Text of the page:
Do you love classical literature, the real literary gold? Then you must have found many characters that truly resemble you or the people around you. Most of the things that they do in their phantasmagoric world of literature connect to us in some way or the other.
Truly quoted by Stephen King, “The primary duty of literature is to tell us the truth about ourselves by telling us lies about people who never existed”, the classical literature builds a bridge that connects our today’s present-day world to the world imagined in the times of ancient Greece and Rome.
8 Literary Characters Every Millennial Can Relate To
1. Jane Eyre
Relatable Character- Jane Eyre
The novel revolves around a young girl Jane Eyre, who values self-respect and self-truth above all. The unloved orphan girl struggles to search for her family and true happiness. Meanwhile, she tries to develop her own identity.
How is she relatable? Jane would literally starve to death but she would never talk to strangers. That’s what introverts do, right?
2. Fahrenheit 451
Relatable Character- The Nameless Woman
The main themes of the novel are conformity, government censorship and the role of media in society. In Bradbury’s dystopian society, owning books is illegal. The government censors all the works of literature.
How is she relatable? The nameless woman would rather love setting herself to fire than burn her books.
Relatable Character- Hamlet
Written by one of the greatest writers in English language, Hamlet is a perfect blend of themes like madness, revenge, religion, mortality, and deceit.
How is he relatable? Hamlet keeps talking to himself. He can’t help wearing black clothes. Every once in a while, he craves for death.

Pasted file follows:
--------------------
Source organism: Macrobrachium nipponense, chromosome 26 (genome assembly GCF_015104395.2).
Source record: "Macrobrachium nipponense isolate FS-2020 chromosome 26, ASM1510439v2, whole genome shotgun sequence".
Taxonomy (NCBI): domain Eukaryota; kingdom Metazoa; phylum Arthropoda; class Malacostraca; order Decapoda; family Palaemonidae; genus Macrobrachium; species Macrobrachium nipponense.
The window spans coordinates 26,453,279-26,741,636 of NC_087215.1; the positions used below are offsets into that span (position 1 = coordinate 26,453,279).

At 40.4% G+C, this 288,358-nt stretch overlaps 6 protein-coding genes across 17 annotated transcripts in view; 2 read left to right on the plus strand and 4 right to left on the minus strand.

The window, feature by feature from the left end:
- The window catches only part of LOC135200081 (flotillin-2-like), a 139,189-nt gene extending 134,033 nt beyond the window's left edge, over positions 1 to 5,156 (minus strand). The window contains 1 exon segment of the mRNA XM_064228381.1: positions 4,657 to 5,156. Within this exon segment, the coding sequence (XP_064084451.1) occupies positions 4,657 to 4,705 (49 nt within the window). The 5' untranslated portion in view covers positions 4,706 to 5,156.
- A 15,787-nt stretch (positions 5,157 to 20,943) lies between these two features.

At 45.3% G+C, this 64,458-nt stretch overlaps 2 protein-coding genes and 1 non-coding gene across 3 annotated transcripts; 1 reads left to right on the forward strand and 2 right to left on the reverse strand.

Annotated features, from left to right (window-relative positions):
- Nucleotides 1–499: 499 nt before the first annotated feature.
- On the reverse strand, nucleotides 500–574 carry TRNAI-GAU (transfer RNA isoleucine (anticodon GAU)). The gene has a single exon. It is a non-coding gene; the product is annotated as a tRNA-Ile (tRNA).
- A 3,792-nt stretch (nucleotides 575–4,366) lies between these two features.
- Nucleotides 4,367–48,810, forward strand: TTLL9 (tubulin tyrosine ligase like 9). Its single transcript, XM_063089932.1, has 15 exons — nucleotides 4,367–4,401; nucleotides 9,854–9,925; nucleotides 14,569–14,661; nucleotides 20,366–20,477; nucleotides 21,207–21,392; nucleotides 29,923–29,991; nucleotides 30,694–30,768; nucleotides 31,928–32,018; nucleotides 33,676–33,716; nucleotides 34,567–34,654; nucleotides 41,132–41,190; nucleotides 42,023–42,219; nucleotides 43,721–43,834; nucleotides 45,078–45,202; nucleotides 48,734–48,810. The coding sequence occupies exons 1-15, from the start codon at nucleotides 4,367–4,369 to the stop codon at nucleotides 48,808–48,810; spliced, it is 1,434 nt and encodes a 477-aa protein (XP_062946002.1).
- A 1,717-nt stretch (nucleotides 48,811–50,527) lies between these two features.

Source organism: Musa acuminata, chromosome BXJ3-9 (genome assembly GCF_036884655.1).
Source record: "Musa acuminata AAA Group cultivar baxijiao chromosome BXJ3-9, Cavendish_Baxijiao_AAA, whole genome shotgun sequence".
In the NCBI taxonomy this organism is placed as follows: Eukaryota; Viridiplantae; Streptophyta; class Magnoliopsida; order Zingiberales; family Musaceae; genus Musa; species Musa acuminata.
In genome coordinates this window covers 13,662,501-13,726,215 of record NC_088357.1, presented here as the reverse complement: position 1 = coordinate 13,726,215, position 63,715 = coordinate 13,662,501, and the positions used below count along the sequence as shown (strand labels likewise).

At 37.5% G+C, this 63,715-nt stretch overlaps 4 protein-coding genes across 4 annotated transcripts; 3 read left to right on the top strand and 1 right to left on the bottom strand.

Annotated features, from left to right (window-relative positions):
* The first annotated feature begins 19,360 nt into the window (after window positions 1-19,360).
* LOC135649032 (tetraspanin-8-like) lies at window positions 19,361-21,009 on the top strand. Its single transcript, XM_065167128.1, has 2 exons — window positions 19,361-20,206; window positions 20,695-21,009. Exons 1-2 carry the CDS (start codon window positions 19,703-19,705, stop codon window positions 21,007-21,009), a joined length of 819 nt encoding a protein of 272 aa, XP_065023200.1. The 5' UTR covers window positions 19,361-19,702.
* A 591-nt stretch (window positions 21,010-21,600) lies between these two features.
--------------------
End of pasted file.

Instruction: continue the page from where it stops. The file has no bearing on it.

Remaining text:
4. Les Misérables
Relatable character- Marius
The themes of this novel are set in France of 1832. It talks about love, redemption, and transformation of a hardened criminal into a soft-hearted man.
How is he relatable? Marius has no idea that the girls of France think him to be quite attractive. Instead, he feels like they are making fun of him and he shies away. Usually, he escapes in the dark so that the people don’t notice his weird jacket.
5. King Lear
Relatable character- King Lear
King Lear is a tragic play written by William Shakespeare, set around King Lear, the elderly king of Britain. It’s all about his decision to retire and divide his kingdom among his three daughters: Regan, Goneril, and Cordelia and the incidents taking place forward.
How is he relatable? King Lear would do anything to make people appreciate and praise him. He uses his power and compels the people to give him compliments.
6. Lord of the Flies
Relatable character- Simon
Set in an unnamed time of war, this novel encircles the adventure of a group of schoolboys in Britain. The novel opens up with how a plane carrying the schoolboys gets crashed on an island and how the boys struggle to survive.
How is he relatable? Simon often runs into the dense forest just to enjoy his solitude. Isn’t it one of the favorite things that we often do, to seek peace.
7. Much Ado about Nothing
Relatable character– Hero
This is one of the Shakespeare’s best comedies, written probably in 1598 or 1599.
How is he relatable? Hero loves to create drama and he would even fake his death for the same.
8. THE PRIDE AND PREJUDICE
Relatable character- Elizabeth Benett
How is she relatable? Elizabeth holds a strong personality and is an independent spirit. She is quick at deciding what’s right or wrong. She knows well how to deal with various circumstances and pressure.
“Till this moment I never knew myself.”